June 29, 2012
Gallbladder removal is performed on nearly one million Americans every year making it a fairly common procedure. But earlier this month (June 4, 2012), a general surgeon at Bronson Battle Creek became to the first surgeon in Southwest Michigan to offer this operation using the da Vinci® ‘Si’ with HD™ single-site incision robotic surgery procedure. Multiple or large incisions have been used in the past.
Dr. John Koziarski, a member of the BBC medical staff and his surgery team performed the cholecystechomy (gallbladder) operation through the navel area of a patient, making the small incision less visible. Dr. Koziarski along with Dr. Kerri Murray are the only two BBC surgeons trained in using this unique robotic surgery system for single-incision gallbladder procedures with daVinci thus far. Less than 3% of hospitals in the United States have adopted the single-port surgery technique.
The gallbladder is a small, pear-shaped sack that stores bile. It’s not considered an ‘essential’ organ since patients who have it removed can function normally without a transplant. It is often removed to prevent gallstones and cancer. Almost 40 percent of gallbladder removal surgeries are in women ages 18-44.
“This type of surgery (cholecystectomy) is another medical leap for patient comfort,” says Dr. Koziarski. “Since we can perform this operation through one tiny incision, it means that there is less of a chance of infection, blood loss is minimized, recovery is shorter, cosmetically there is much less scar tissue seen, and the patient returns to normal daily activities more quickly. This is a new frontier for surgery and we are one of the leaders.”
Bronson Battle Creek, in its long-standing quest of bringing high-tech choices to its physicians and patients, introduced an advanced version of the da Vinci ‘S’ with HD robotic system to its surgery arsenal in 2008. Continuing that tradition of leadership, BBC has upgraded its robotic surgery technology again, this time with the daVinci ‘Si’ with HD. This latest version of daVinci robotic platform now uses a ‘single’ site incision for gallbladder surgeries instead multiple incisions that others are still using making the surgery site even less invasive.
The unit is named after Leonardo da Vinci, the inventor of the robot, and the person who is considered the first to use three-dimensional anatomical accuracy in his detailed masterpieces.
The da Vinci ‘Si’ HD surgical system provides physicians with such enhanced detail and precision that it can simulate an open surgical environment while allowing operation through one tiny incision instead of three or four. The da Vinci ‘Si’ HD translates the surgeon’s skilled hand movements into more precise motions through the use of microscopes, surgical tools, and video cameras.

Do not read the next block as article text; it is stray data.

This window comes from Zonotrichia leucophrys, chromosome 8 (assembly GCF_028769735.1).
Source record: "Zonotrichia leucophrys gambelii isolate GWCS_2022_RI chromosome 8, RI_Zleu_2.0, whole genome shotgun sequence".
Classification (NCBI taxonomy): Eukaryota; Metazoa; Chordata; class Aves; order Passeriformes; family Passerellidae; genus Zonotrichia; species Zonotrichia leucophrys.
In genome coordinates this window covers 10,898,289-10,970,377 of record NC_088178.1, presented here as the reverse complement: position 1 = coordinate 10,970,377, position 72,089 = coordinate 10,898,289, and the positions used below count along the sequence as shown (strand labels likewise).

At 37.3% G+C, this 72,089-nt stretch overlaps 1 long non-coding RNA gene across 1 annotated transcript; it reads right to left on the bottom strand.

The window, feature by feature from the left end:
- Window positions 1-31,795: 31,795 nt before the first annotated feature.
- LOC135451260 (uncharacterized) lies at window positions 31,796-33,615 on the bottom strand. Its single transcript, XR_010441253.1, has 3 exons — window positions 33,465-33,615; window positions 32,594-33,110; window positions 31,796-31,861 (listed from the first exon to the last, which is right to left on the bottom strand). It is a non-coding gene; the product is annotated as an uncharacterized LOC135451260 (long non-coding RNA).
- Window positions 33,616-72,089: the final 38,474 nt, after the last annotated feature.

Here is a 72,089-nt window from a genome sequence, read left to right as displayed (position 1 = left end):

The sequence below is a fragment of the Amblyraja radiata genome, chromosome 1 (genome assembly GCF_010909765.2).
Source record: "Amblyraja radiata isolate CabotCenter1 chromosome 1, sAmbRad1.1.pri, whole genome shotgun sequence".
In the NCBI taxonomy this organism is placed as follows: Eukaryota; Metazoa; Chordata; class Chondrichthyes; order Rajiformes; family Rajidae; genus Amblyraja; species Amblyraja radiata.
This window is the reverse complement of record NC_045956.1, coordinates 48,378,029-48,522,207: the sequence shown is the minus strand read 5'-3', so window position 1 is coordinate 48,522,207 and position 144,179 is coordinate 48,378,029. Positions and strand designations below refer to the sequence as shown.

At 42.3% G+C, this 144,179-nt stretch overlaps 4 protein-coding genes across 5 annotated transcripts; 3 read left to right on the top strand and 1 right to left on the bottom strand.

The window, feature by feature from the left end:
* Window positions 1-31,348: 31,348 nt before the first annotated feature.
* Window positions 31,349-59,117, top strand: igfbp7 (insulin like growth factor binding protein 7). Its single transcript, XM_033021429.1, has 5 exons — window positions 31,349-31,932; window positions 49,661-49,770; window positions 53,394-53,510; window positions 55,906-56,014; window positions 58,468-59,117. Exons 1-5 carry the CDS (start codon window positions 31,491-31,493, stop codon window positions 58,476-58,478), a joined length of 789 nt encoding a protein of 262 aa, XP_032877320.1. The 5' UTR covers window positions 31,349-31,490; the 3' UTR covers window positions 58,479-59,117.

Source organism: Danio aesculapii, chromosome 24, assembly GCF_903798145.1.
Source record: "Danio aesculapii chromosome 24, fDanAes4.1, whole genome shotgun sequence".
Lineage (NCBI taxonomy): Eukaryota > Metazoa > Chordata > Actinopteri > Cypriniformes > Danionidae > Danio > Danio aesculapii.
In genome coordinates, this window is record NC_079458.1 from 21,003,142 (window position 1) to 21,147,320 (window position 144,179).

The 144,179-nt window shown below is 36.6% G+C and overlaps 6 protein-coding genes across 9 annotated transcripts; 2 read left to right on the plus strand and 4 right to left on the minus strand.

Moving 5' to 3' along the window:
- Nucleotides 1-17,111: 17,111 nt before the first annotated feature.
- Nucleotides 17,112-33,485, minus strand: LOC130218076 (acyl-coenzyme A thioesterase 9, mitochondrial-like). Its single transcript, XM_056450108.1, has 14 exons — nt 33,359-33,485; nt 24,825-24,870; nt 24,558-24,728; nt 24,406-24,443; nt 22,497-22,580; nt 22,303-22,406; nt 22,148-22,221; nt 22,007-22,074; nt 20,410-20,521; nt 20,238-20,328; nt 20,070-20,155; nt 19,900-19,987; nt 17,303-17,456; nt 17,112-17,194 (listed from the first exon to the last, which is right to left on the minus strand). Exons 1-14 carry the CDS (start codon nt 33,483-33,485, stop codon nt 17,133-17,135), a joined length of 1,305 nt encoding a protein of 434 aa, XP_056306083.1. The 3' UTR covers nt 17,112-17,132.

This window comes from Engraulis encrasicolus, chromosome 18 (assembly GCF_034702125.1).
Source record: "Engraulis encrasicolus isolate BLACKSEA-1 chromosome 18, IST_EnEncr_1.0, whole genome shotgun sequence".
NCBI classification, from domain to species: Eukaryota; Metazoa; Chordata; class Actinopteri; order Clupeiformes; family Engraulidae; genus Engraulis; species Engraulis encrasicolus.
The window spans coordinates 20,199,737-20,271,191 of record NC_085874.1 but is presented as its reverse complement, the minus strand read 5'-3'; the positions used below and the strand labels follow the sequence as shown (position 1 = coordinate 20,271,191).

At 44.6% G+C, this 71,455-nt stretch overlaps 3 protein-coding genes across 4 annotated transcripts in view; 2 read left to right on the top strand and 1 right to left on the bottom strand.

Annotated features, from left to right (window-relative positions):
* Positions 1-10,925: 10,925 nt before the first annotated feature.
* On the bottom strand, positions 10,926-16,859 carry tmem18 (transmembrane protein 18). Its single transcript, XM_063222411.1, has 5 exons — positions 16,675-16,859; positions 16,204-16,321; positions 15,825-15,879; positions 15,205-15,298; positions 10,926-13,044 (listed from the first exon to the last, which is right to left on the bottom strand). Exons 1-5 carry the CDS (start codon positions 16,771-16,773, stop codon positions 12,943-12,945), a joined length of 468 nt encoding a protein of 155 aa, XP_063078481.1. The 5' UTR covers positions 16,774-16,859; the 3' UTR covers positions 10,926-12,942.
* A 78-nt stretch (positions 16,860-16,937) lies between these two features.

The da Vinci ‘Si’ HD surgical system integrates a three-dimensional, high definition endoscopy and state-of-the-art robotic technology to virtually extend the surgeon’s eyes and hands into the surgical field.
The da Vinci ‘Si’ HD improves upon conventional laparoscopic procedures where the surgeon stands next to the patient using hand-held, long-shafted instruments. Using this operating method, the surgeon must look up and away from the patient to view a nearby two-dimensional video monitor to see the instruments at the targeted anatomy. In contrast, the da Vinci ‘Si’ HD system allows the surgeon, after making on dime-sized incision as an entry point, to operate from a comfortable, seated position with eyes and hands positioned in line with the instruments.
“This newer technology provides surgeons with superior 3-D visualization, enhanced dexterity, and greater precision making it possible for them to perform minimally invasive procedures involving complex reconstruction,” says Dr. Thomas Ignaczak, vice president of medical affairs at Bronson Battle Creek. “The improved and magnified images are enabling our surgeons to handle delicate tissues with added precision, especially in confined spaces in the body. The single incision also makes for a nearly invisible scar for surgeries where the physician makes a cut around the patient’s umbilical cord.”
Bronson Battle Creek has more multi-trained general surgeons using the daVinci robotics than any other facility in Southwest Michigan. The robotic technology at BBC is being used in thoracic, colorectal, gynecological, urological surgeries, and now in more general surgeries such as gallbladder removal.
Bronson Battle Creek is a 218-bed hospital that provides full outpatient and inpatient acute care including robotic surgery, diagnostics, and rehabilitation services; 100% all private rooms. It also offers world-class diagnostic capabilities including PET/CT imaging, freestanding ‘open’ and traditional MRI, CT (16- and 64-slice), and 3.0 Tesla MRI. Bronson Battle Creek has been recognized nationally as one of the safest hospitals, and has been a leader in the development of electronic health records as evidenced by multiple honors as one of America’s ‘most wired’ and ‘most wireless’ hospitals. The Commission on Cancer of the American College of Surgeons recognizes the Bronson Battle Creek Cancer Care Center as a Comprehensive Community Cancer Program, and the only hospital in Michigan to receive the CoC’s Outstanding Achievement Award three times in a row. Specialty services include the county’s largest accredited sleep center and a wound-healing center with hyperbaric oxygen therapy.